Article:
There's only one exposure level (ie: amount of light) per picture; spot metering just means that the "target" level is based off of a particular area rather than the average of the whole frame (or some fancier means such as matrix).
Another means of setting the exposure level is through your manual controls (shutter, aperture, ISO). If you're changing your shutter and getting a new (non-washed-out) exposure level, then it sounds like this is what you're actually doing -- not spot metering. (If you were changing your shutter and still getting a similar exposure, then you'd probably be in aperture priority mode, and the camera would be compensating; this could still be using spot metering.) Note that you can base your exposure off the results of a spot meter, but the minute you change your dials you're effectively in manual mode.
You can change your effective exposure in post-processing, and get similar results as changing it in-camera. Of course, the results may not be exactly the same: shutter speed will change your blur; aperture will change your depth of field, ISO will change your noise, post-processing could introduce all sorts of artifacts.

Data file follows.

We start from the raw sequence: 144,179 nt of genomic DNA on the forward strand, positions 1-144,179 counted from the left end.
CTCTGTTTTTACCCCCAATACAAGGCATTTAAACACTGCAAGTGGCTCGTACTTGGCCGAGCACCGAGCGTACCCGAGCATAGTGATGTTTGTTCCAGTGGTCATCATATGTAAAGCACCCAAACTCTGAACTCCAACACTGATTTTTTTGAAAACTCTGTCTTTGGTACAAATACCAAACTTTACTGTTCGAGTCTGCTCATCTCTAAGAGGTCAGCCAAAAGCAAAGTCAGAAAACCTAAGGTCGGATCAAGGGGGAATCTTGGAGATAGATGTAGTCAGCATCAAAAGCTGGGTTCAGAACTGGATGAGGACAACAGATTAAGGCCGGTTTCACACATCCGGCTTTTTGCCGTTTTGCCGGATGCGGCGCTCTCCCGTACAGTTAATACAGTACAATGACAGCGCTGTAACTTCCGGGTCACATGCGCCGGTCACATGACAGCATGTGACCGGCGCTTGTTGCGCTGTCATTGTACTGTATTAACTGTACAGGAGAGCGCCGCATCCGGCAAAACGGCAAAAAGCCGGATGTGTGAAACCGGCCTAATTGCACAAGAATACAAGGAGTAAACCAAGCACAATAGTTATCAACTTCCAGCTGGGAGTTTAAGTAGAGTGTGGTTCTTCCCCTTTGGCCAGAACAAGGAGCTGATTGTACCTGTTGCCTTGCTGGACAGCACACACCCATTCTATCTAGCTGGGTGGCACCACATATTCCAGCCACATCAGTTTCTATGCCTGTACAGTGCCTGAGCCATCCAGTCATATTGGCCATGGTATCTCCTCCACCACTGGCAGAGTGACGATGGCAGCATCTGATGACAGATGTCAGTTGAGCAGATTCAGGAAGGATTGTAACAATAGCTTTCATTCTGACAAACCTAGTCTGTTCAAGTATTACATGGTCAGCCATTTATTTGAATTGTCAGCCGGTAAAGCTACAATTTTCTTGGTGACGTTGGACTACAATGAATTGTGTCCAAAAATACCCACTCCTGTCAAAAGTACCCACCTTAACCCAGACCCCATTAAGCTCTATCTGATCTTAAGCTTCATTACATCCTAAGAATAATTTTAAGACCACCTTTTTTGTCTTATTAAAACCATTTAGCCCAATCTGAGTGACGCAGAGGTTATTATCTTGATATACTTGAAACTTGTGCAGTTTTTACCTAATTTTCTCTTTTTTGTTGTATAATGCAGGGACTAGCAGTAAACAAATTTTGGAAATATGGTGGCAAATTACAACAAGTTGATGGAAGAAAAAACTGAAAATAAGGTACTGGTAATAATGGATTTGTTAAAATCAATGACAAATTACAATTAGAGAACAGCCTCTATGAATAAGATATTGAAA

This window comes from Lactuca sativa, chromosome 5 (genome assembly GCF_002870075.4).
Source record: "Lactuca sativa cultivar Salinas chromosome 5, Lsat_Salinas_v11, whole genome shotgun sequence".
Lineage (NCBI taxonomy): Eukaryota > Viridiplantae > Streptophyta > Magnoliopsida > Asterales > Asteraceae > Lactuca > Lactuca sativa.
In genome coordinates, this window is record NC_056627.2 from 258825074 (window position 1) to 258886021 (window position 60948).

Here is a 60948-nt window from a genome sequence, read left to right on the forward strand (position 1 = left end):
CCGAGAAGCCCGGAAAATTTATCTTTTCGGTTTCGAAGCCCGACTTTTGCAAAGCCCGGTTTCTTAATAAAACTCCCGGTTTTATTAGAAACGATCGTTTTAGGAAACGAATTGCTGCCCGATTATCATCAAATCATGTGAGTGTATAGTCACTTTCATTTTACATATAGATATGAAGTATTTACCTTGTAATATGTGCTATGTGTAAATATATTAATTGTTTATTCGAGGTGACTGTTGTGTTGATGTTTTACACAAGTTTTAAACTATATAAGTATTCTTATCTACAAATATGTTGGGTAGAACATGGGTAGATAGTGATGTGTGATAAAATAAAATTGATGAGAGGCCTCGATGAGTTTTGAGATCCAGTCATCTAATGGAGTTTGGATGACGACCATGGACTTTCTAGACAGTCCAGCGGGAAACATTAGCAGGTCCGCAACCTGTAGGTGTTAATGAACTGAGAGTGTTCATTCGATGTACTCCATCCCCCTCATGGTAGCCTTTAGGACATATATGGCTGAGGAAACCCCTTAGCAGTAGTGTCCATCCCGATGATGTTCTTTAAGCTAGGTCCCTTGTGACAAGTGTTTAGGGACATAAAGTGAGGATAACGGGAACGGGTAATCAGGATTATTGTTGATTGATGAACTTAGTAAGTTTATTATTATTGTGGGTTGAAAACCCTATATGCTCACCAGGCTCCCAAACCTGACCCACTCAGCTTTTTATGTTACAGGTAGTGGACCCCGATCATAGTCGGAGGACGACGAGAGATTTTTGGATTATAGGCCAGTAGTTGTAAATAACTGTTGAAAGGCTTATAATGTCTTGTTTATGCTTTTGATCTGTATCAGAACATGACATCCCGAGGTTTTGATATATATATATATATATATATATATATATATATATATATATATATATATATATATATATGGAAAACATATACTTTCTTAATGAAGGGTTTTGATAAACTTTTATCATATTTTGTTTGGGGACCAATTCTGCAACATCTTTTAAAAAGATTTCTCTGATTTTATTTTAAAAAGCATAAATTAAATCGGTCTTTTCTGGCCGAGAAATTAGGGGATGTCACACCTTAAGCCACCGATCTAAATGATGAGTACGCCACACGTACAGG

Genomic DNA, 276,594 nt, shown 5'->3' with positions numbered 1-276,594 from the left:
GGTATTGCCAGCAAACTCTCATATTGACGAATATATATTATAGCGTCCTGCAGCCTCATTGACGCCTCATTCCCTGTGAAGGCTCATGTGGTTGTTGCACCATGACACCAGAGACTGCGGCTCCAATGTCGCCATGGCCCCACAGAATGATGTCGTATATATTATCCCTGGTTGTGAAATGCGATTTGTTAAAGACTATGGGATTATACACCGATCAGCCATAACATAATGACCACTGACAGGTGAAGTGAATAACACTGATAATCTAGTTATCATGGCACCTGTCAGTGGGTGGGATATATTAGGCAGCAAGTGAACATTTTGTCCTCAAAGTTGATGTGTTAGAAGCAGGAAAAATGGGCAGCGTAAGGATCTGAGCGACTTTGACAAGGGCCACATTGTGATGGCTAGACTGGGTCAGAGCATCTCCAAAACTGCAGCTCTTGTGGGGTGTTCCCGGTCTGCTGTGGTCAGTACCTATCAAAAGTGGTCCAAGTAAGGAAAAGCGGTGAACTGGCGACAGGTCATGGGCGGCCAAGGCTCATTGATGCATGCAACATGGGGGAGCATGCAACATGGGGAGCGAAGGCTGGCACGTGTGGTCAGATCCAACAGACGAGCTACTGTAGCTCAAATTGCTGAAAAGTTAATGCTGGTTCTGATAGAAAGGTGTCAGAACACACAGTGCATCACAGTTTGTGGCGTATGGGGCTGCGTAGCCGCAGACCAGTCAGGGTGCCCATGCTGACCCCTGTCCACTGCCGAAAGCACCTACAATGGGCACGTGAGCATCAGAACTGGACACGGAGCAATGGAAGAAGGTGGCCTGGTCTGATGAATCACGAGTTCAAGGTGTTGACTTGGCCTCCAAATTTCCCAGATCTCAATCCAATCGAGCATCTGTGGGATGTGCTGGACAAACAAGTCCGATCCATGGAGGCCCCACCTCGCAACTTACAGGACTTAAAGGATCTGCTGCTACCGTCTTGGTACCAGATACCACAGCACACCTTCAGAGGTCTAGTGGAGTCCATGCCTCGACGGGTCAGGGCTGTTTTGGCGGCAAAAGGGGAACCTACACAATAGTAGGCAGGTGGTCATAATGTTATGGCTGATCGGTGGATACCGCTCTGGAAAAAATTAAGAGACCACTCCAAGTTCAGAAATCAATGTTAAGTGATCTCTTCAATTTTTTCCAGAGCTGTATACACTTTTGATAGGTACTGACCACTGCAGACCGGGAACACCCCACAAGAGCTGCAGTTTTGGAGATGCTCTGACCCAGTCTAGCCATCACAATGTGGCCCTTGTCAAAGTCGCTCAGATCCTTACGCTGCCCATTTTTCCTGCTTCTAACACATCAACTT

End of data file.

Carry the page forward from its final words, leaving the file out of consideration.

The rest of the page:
The nice thing about post-processing programs is that they will let you selectively adjust exposure. You could change just part of your image area, or you could change the contrast, or change the brightness of one particular color. And, of course, you could undo and redo your changes without taking a new picture.
Lastly: note that if you overexpose your shot in-camera too much, you'll "blow out" the brighter part of your exposure and lose detail. This is difficult-to-impossible to fix in post production. It's also particularly a problem with digital imaging; film works differently in this respect. Most higher-end digicams will have a "blinking highlight" function that will show you when & where you've done this.